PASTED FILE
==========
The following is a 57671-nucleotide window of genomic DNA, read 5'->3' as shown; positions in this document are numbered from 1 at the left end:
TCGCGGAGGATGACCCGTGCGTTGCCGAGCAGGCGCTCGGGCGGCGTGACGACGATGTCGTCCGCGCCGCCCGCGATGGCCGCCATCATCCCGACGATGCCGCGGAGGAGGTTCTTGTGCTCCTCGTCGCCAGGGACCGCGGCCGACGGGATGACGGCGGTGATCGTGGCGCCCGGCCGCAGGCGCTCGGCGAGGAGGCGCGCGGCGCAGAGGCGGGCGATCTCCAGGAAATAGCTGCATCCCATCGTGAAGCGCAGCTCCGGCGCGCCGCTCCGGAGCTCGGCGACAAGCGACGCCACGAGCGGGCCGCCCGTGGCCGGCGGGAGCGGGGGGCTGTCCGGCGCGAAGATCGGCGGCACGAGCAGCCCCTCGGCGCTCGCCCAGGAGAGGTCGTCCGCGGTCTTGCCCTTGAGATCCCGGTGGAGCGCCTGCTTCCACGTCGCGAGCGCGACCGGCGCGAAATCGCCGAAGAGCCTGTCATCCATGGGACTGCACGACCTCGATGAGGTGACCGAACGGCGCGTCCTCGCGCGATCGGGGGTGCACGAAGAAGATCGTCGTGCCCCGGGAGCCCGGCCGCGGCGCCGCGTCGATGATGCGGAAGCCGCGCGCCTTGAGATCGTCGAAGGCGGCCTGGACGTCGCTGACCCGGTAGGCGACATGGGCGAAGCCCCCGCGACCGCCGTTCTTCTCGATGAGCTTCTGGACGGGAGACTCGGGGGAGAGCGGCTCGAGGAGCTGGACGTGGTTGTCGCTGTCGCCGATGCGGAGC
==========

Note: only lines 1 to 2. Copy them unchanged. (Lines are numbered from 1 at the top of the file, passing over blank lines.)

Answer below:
The following is a 57671-nucleotide window of genomic DNA, read 5'->3' as shown; positions in this document are numbered from 1 at the left end:
TCGCGGAGGATGACCCGTGCGTTGCCGAGCAGGCGCTCGGGCGGCGTGACGACGATGTCGTCCGCGCCGCCCGCGATGGCCGCCATCATCCCGACGATGCCGCGGAGGAGGTTCTTGTGCTCCTCGTCGCCAGGGACCGCGGCCGACGGGATGACGGCGGTGATCGTGGCGCCCGGCCGCAGGCGCTCGGCGAGGAGGCGCGCGGCGCAGAGGCGGGCGATCTCCAGGAAATAGCTGCATCCCATCGTGAAGCGCAGCTCCGGCGCGCCGCTCCGGAGCTCGGCGACAAGCGACGCCACGAGCGGGCCGCCCGTGGCCGGCGGGAGCGGGGGGCTGTCCGGCGCGAAGATCGGCGGCACGAGCAGCCCCTCGGCGCTCGCCCAGGAGAGGTCGTCCGCGGTCTTGCCCTTGAGATCCCGGTGGAGCGCCTGCTTCCACGTCGCGAGCGCGACCGGCGCGAAATCGCCGAAGAGCCTGTCATCCATGGGACTGCACGACCTCGATGAGGTGACCGAACGGCGCGTCCTCGCGCGATCGGGGGTGCACGAAGAAGATCGTCGTGCCCCGGGAGCCCGGCCGCGGCGCCGCGTCGATGATGCGGAAGCCGCGCGCCTTGAGATCGTCGAAGGCGGCCTGGACGTCGCTGACCCGGTAGGCGACATGGGCGAAGCCCCCGCGACCGCCGTTCTTCTCGATGAGCTTCTGGACGGGAGACTCGGGGGAGAGCGGCTCGAGGAGCTGGACGTGGTTGTCGCTGTCGCCGATGCGGAGC